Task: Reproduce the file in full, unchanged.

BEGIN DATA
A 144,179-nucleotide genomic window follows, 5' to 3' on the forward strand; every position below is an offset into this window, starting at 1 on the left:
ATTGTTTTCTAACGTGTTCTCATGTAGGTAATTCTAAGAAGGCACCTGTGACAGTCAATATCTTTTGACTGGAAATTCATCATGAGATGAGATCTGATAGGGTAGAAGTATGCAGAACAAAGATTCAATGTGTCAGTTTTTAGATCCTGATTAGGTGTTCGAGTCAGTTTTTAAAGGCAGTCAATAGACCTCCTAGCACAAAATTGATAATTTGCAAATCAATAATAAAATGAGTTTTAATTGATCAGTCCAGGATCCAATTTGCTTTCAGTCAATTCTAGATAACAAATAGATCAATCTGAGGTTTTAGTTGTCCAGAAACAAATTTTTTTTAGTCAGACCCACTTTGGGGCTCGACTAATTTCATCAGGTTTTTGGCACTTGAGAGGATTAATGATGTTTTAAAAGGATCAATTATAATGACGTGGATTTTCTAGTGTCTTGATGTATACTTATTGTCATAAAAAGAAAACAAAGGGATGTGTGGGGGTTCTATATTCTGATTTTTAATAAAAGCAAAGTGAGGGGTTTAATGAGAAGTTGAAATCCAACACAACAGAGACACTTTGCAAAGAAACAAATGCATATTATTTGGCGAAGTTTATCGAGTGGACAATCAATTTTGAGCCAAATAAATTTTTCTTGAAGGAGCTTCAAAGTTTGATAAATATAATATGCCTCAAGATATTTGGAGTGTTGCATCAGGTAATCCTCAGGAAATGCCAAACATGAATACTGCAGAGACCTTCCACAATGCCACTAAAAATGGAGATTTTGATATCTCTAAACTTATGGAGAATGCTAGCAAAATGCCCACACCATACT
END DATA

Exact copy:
A 144,179-nucleotide genomic window follows, 5' to 3' on the forward strand; every position below is an offset into this window, starting at 1 on the left:
ATTGTTTTCTAACGTGTTCTCATGTAGGTAATTCTAAGAAGGCACCTGTGACAGTCAATATCTTTTGACTGGAAATTCATCATGAGATGAGATCTGATAGGGTAGAAGTATGCAGAACAAAGATTCAATGTGTCAGTTTTTAGATCCTGATTAGGTGTTCGAGTCAGTTTTTAAAGGCAGTCAATAGACCTCCTAGCACAAAATTGATAATTTGCAAATCAATAATAAAATGAGTTTTAATTGATCAGTCCAGGATCCAATTTGCTTTCAGTCAATTCTAGATAACAAATAGATCAATCTGAGGTTTTAGTTGTCCAGAAACAAATTTTTTTTAGTCAGACCCACTTTGGGGCTCGACTAATTTCATCAGGTTTTTGGCACTTGAGAGGATTAATGATGTTTTAAAAGGATCAATTATAATGACGTGGATTTTCTAGTGTCTTGATGTATACTTATTGTCATAAAAAGAAAACAAAGGGATGTGTGGGGGTTCTATATTCTGATTTTTAATAAAAGCAAAGTGAGGGGTTTAATGAGAAGTTGAAATCCAACACAACAGAGACACTTTGCAAAGAAACAAATGCATATTATTTGGCGAAGTTTATCGAGTGGACAATCAATTTTGAGCCAAATAAATTTTTCTTGAAGGAGCTTCAAAGTTTGATAAATATAATATGCCTCAAGATATTTGGAGTGTTGCATCAGGTAATCCTCAGGAAATGCCAAACATGAATACTGCAGAGACCTTCCACAATGCCACTAAAAATGGAGATTTTGATATCTCTAAACTTATGGAGAATGCTAGCAAAATGCCCACACCATACT